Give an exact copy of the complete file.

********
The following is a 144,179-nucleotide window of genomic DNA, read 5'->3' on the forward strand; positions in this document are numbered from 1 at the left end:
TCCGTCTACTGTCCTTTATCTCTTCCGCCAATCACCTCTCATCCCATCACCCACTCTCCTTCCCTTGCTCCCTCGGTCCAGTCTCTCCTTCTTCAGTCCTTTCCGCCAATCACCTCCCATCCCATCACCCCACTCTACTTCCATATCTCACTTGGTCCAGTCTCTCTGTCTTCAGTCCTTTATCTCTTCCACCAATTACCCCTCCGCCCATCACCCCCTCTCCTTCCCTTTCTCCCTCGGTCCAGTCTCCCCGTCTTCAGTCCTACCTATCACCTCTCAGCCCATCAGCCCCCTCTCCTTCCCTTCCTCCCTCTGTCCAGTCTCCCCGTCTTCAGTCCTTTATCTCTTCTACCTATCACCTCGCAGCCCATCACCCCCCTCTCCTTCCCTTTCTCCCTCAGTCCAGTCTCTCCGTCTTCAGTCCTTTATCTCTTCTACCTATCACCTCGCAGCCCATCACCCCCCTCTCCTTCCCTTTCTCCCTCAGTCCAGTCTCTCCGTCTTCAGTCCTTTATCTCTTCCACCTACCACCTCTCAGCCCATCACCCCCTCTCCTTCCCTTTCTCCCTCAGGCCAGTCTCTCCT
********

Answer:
The following is a 144,179-nucleotide window of genomic DNA, read 5'->3' on the forward strand; positions in this document are numbered from 1 at the left end:
TCCGTCTACTGTCCTTTATCTCTTCCGCCAATCACCTCTCATCCCATCACCCACTCTCCTTCCCTTGCTCCCTCGGTCCAGTCTCTCCTTCTTCAGTCCTTTCCGCCAATCACCTCCCATCCCATCACCCCACTCTACTTCCATATCTCACTTGGTCCAGTCTCTCTGTCTTCAGTCCTTTATCTCTTCCACCAATTACCCCTCCGCCCATCACCCCCTCTCCTTCCCTTTCTCCCTCGGTCCAGTCTCCCCGTCTTCAGTCCTACCTATCACCTCTCAGCCCATCAGCCCCCTCTCCTTCCCTTCCTCCCTCTGTCCAGTCTCCCCGTCTTCAGTCCTTTATCTCTTCTACCTATCACCTCGCAGCCCATCACCCCCCTCTCCTTCCCTTTCTCCCTCAGTCCAGTCTCTCCGTCTTCAGTCCTTTATCTCTTCTACCTATCACCTCGCAGCCCATCACCCCCCTCTCCTTCCCTTTCTCCCTCAGTCCAGTCTCTCCGTCTTCAGTCCTTTATCTCTTCCACCTACCACCTCTCAGCCCATCACCCCCTCTCCTTCCCTTTCTCCCTCAGGCCAGTCTCTCCT